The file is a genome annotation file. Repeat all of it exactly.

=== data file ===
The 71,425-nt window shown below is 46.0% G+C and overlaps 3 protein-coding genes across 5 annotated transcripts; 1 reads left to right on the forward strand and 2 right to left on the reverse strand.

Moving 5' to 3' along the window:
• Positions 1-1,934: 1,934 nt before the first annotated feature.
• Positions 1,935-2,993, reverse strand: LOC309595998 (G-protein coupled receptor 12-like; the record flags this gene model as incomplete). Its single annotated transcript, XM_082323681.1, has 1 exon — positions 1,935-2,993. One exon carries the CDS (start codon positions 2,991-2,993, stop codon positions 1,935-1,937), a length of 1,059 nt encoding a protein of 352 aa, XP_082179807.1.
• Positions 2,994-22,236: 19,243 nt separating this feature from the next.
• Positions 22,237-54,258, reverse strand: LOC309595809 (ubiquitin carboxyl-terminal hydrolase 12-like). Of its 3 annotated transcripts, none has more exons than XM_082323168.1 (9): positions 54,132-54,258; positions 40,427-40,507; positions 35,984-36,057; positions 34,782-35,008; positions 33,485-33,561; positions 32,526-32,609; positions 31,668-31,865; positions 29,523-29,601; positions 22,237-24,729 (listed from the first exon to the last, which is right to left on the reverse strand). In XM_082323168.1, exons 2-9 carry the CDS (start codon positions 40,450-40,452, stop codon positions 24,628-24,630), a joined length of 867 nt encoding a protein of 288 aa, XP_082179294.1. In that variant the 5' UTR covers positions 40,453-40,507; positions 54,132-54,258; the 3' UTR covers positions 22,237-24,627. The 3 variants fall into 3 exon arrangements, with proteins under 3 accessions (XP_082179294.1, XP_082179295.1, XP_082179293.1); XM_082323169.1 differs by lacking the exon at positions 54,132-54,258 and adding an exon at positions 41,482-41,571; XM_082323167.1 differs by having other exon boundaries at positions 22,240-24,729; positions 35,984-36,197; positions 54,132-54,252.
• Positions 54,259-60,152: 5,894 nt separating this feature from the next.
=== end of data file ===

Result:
The 71,425-nt window shown below is 46.0% G+C and overlaps 3 protein-coding genes across 5 annotated transcripts; 1 reads left to right on the forward strand and 2 right to left on the reverse strand.

Moving 5' to 3' along the window:
• Positions 1-1,934: 1,934 nt before the first annotated feature.
• Positions 1,935-2,993, reverse strand: LOC309595998 (G-protein coupled receptor 12-like; the record flags this gene model as incomplete). Its single annotated transcript, XM_082323681.1, has 1 exon — positions 1,935-2,993. One exon carries the CDS (start codon positions 2,991-2,993, stop codon positions 1,935-1,937), a length of 1,059 nt encoding a protein of 352 aa, XP_082179807.1.
• Positions 2,994-22,236: 19,243 nt separating this feature from the next.
• Positions 22,237-54,258, reverse strand: LOC309595809 (ubiquitin carboxyl-terminal hydrolase 12-like). Of its 3 annotated transcripts, none has more exons than XM_082323168.1 (9): positions 54,132-54,258; positions 40,427-40,507; positions 35,984-36,057; positions 34,782-35,008; positions 33,485-33,561; positions 32,526-32,609; positions 31,668-31,865; positions 29,523-29,601; positions 22,237-24,729 (listed from the first exon to the last, which is right to left on the reverse strand). In XM_082323168.1, exons 2-9 carry the CDS (start codon positions 40,450-40,452, stop codon positions 24,628-24,630), a joined length of 867 nt encoding a protein of 288 aa, XP_082179294.1. In that variant the 5' UTR covers positions 40,453-40,507; positions 54,132-54,258; the 3' UTR covers positions 22,237-24,627. The 3 variants fall into 3 exon arrangements, with proteins under 3 accessions (XP_082179294.1, XP_082179295.1, XP_082179293.1); XM_082323169.1 differs by lacking the exon at positions 54,132-54,258 and adding an exon at positions 41,482-41,571; XM_082323167.1 differs by having other exon boundaries at positions 22,240-24,729; positions 35,984-36,197; positions 54,132-54,252.
• Positions 54,259-60,152: 5,894 nt separating this feature from the next.